In most cases, you are either one of two things, a male or a female. From the time you are born your parents usually steer you in that direction of either playing with dolls and makeup or trucks and dirt. The reason everybody acts the way they do is because of the way that they were brought up and the influences our elders had on us. Children internalize parental messages regarding gender at an early age, with awareness of adult sex role differences being found in two-year-old children (Witt,1). In my opinion the sex role differences are found much earlier than two years old, even at one year old little girls wants to hold their dolls and be just like mommy. Sons have a definite edge as far as parental preference for children is concerned. Most parents prefer male children throughout the world (Witt,1). I completely agree. I think people want males because of their role as being the strong protectors of the family that will carry on the name. Generally girls do not carry on names because they marry and their name changes to their husbands, which is their role as being a female. A study of children's rooms has shown that girls' rooms have more pink, dolls, and manipulative toys; boys' rooms have more blue, sports equipment, tools, and vehicles (Witt,1). Like I said before, from the time children are born, parents just overpower their children with gender identifying objects to make them know that this is what they are and that’s it. When the child doesn’t follow the parents’ guidance, for example, a boy wants to play with a doll, or put a dress on it usually makes the parents a little uneasy, and is automatically assumed that he is a homosexual or feminine. That is just an observation that I have made, and I think most people would agree with me. Luckily for girls, if they want to go play with trucks or be with the guys it is a little bit more accepted, probably because the parents or whomever just think it’s a phase. All in all, it is pretty clear... [continues]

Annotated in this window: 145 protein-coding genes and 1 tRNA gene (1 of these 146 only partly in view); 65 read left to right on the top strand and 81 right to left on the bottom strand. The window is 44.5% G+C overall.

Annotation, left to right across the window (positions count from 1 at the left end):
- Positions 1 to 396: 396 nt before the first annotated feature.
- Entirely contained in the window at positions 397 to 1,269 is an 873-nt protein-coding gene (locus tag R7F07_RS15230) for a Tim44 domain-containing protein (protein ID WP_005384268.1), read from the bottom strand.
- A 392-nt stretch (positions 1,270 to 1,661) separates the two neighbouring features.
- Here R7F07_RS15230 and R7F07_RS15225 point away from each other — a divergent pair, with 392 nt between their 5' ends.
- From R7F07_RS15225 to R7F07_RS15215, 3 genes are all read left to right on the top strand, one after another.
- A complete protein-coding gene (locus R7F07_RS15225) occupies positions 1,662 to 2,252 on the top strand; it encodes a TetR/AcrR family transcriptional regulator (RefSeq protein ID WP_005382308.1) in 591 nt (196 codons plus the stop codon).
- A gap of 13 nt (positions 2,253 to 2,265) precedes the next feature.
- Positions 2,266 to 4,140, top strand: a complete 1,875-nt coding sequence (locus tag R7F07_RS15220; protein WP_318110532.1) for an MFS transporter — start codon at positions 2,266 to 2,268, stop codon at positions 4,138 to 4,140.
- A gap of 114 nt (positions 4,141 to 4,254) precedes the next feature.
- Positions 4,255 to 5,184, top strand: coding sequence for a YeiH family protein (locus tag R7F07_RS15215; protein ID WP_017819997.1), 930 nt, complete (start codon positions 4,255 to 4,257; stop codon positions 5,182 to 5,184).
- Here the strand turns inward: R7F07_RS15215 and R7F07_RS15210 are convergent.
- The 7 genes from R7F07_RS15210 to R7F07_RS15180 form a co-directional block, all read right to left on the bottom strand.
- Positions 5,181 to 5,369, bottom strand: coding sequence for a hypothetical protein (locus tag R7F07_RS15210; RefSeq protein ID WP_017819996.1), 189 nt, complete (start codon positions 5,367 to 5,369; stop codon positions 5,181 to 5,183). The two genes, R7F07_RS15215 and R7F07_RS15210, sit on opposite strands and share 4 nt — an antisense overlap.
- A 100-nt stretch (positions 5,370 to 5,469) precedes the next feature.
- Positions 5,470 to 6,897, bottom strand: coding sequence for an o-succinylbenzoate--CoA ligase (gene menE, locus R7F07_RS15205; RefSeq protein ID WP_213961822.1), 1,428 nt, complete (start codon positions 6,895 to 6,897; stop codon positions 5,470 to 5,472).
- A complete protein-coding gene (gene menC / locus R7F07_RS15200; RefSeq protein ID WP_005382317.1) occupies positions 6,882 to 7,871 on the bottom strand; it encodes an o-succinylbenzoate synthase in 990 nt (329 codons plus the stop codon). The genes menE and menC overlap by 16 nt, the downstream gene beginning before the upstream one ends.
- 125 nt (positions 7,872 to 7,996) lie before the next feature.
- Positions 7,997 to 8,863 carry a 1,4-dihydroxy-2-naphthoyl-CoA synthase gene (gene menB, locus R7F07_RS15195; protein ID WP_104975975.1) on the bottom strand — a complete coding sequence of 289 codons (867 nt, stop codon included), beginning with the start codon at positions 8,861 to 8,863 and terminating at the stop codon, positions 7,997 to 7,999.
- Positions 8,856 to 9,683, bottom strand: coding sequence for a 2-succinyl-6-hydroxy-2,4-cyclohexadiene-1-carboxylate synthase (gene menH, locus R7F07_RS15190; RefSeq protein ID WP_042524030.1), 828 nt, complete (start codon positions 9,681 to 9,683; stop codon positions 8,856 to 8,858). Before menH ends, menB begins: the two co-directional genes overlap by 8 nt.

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(2011, 10). Gender Roles. StudyMode.com. Retrieved 10, 2011, from http://www.studymode.com/essays/Gender-Roles-818290.html
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"Gender Roles." StudyMode.com. 10, 2011. Accessed 10, 2011. http://www.studymode.com/essays/Gender-Roles-818290.html.